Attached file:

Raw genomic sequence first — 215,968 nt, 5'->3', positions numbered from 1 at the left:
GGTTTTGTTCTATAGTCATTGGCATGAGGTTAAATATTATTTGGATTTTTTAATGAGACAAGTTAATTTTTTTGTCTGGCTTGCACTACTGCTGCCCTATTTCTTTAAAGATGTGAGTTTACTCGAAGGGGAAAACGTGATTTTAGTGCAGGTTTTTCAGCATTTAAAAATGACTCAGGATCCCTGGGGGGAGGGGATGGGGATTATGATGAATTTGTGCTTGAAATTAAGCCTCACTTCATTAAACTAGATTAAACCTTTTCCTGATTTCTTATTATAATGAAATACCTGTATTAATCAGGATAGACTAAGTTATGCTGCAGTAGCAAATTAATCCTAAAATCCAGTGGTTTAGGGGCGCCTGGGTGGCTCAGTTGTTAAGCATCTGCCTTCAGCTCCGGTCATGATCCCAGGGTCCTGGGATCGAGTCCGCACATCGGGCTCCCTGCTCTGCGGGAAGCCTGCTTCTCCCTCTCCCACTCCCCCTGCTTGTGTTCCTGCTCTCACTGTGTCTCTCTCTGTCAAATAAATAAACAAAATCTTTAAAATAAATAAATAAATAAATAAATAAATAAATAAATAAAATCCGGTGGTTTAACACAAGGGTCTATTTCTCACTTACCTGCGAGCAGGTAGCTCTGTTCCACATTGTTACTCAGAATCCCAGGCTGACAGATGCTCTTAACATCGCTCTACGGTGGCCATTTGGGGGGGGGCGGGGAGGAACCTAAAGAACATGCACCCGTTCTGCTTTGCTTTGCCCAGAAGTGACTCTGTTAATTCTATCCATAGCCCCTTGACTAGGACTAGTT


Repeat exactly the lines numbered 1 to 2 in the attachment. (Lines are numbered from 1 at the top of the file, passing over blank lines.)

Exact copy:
Raw genomic sequence first — 215,968 nt, 5'->3', positions numbered from 1 at the left:
GGTTTTGTTCTATAGTCATTGGCATGAGGTTAAATATTATTTGGATTTTTTAATGAGACAAGTTAATTTTTTTGTCTGGCTTGCACTACTGCTGCCCTATTTCTTTAAAGATGTGAGTTTACTCGAAGGGGAAAACGTGATTTTAGTGCAGGTTTTTCAGCATTTAAAAATGACTCAGGATCCCTGGGGGGAGGGGATGGGGATTATGATGAATTTGTGCTTGAAATTAAGCCTCACTTCATTAAACTAGATTAAACCTTTTCCTGATTTCTTATTATAATGAAATACCTGTATTAATCAGGATAGACTAAGTTATGCTGCAGTAGCAAATTAATCCTAAAATCCAGTGGTTTAGGGGCGCCTGGGTGGCTCAGTTGTTAAGCATCTGCCTTCAGCTCCGGTCATGATCCCAGGGTCCTGGGATCGAGTCCGCACATCGGGCTCCCTGCTCTGCGGGAAGCCTGCTTCTCCCTCTCCCACTCCCCCTGCTTGTGTTCCTGCTCTCACTGTGTCTCTCTCTGTCAAATAAATAAACAAAATCTTTAAAATAAATAAATAAATAAATAAATAAATAAATAAATAAAATCCGGTGGTTTAACACAAGGGTCTATTTCTCACTTACCTGCGAGCAGGTAGCTCTGTTCCACATTGTTACTCAGAATCCCAGGCTGACAGATGCTCTTAACATCGCTCTACGGTGGCCATTTGGGGGGGGGCGGGGAGGAACCTAAAGAACATGCACCCGTTCTGCTTTGCTTTGCCCAGAAGTGACTCTGTTAATTCTATCCATAGCCCCTTGACTAGGACTAGTT